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Celtic Heritage: Ancient Tradition in Ireland and Wales
Alwyn D. Rees,Brinley Rees
Snippet view - 1961
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ancient appear Aryan asked Avesta beautiful believe Brahman brought Buddha Buddhist called Catholic character Charlie Newman Christian Church College course Coventry death doctrine Doldy Dorothy doubt earth English Ernestine existence eyes face fact father feel Fravashi Gautier give Greek hand heart Hebrew Homer honour human Jews Kaiomart Karr knew labour lady Laelia Laura letter Lingen literary literature living London look Margaret Fuller marriage matter Max Muller means ment mind nature never once passed perhaps persons poet present Professor regard remark Sakya Sanskrit seems sense soul South Hayling speak spirit story tell things thou thought tion told true truth turned University walk Wealth of Nations William Morris woman words writing young Yriarte Zeus
Page 154 - There is grandeur in this view of life, with its several powers, having been originally breathed by the Creator into a few forms or into one; and that, whilst this planet has gone cycling on according to the fixed law of gravity, from so simple a beginning endless forms most beautiful and most wonderful have been, and are being evolved.
Page 562 - Dreamer of dreams, born out of my due time, Why should I strive to set the crooked straight? Let it suffice me that my murmuring rhyme Beats with light wing against the ivory gate, Telling a tale not too importunate To those who in the sleepy region stay, Lulled by the singer of an empty day.
Page 524 - Lo, children are an heritage of the LORD and the fruit of the womb is his reward. As arrows are in the hand of a mighty man; so are children of the youth. Happy is the man that hath his quiver full of them: they shall not be ashamed, but they shall speak with the enemies in the gate.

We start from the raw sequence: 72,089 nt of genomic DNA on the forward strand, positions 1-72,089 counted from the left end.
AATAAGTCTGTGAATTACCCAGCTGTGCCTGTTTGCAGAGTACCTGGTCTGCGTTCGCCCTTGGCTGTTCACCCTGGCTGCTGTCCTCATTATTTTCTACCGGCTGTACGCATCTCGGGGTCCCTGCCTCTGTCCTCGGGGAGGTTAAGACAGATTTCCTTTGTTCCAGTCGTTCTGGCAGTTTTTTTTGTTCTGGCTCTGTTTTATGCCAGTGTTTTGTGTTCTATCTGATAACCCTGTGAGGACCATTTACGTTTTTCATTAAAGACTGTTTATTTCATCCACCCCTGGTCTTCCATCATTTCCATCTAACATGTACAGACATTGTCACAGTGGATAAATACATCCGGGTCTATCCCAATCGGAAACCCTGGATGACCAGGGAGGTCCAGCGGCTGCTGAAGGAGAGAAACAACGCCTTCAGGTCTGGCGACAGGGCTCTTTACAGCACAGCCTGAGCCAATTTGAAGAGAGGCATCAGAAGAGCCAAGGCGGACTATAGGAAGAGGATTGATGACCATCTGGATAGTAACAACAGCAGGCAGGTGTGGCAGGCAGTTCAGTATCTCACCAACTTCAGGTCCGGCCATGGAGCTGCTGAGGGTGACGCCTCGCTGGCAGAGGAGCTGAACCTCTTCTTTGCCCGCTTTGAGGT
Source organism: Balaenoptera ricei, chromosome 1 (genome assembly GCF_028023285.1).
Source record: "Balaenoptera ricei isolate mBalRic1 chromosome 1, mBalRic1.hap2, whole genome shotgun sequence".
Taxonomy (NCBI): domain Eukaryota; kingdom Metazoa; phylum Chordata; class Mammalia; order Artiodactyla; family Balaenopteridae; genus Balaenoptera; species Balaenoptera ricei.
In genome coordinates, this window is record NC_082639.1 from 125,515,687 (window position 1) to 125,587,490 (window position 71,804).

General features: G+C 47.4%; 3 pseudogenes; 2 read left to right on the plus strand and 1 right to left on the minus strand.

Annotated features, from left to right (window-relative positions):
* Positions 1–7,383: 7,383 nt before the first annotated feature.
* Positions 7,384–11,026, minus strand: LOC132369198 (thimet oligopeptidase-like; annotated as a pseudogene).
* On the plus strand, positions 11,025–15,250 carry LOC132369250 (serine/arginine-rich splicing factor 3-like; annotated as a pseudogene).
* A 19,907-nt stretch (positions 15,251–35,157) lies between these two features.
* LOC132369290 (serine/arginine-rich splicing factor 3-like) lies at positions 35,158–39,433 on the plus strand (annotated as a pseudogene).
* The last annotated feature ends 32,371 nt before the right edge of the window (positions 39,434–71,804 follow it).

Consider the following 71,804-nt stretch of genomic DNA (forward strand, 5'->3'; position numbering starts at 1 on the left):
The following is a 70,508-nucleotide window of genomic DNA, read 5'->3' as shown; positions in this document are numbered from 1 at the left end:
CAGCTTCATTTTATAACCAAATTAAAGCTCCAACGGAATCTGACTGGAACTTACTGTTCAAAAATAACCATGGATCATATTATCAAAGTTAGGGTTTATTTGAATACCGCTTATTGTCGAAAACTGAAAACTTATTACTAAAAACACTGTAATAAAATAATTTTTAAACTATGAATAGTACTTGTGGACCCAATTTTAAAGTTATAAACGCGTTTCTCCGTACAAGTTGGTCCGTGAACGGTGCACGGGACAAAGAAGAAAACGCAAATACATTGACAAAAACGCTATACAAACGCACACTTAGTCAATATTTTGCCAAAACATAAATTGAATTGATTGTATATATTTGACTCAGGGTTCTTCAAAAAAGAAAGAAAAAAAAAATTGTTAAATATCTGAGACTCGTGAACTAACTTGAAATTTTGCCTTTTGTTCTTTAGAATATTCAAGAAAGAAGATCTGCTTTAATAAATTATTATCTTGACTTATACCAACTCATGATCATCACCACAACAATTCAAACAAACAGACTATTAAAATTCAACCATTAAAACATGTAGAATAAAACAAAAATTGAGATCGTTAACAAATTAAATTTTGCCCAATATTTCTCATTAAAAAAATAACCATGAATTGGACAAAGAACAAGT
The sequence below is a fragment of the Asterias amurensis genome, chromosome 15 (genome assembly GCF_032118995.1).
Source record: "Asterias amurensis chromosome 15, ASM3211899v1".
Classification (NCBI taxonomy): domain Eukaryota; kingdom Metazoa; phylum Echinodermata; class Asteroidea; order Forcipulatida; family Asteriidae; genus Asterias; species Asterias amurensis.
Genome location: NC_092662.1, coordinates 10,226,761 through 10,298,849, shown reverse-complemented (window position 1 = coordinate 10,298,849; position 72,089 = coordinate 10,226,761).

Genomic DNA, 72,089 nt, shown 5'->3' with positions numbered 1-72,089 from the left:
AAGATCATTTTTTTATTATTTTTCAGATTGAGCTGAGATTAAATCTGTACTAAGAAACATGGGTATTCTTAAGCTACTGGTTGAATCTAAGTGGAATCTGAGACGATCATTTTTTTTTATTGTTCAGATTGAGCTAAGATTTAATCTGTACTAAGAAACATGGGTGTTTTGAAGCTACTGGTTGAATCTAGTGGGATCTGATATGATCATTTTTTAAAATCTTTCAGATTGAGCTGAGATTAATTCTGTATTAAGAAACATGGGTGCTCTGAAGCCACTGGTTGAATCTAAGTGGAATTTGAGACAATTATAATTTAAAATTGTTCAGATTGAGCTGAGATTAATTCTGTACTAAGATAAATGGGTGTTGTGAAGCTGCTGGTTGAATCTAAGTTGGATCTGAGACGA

Page 642 - Both riches and honour come of thee, and thou reignest over all ; and in thine hand is power and might ; and in thine hand it is to make great, and to give strength unto all.
Page 638 - For I have learned To look on Nature not as in the hour Of thoughtless youth; but hearing oftentimes The still, sad music of humanity, Nor harsh, nor grating, though of ample power To chasten and subdue. And I have felt A presence that disturbs me with the joy Of elevated thoughts; a sense sublime Of something far more deeply interfused Whose dwelling is the light of setting suns And the round ocean, and the living air, And the blue sky, and in the mind of man...
Page 523 - Enlarge the place of thy tent, and let them stretch forth the curtains of thine habitations: spare not, lengthen thy cords, and strengthen thy stakes ; for thou shalt break forth on the right hand and on the left ; and thy seed shall inherit the Gentiles, and make the desolate cities to be inhabited.
Page 180 - Come, and let us return unto the Lord: for he hath torn, and he will heal us; he hath smitten, and he will bind us up. After two days will he revive us: in the third day he will raise us up, and we shall live in his sight.
Page 463 - ... to demonstrate, that the most effectual plan for advancing a people to greatness, is to maintain that order of things which nature has pointed out...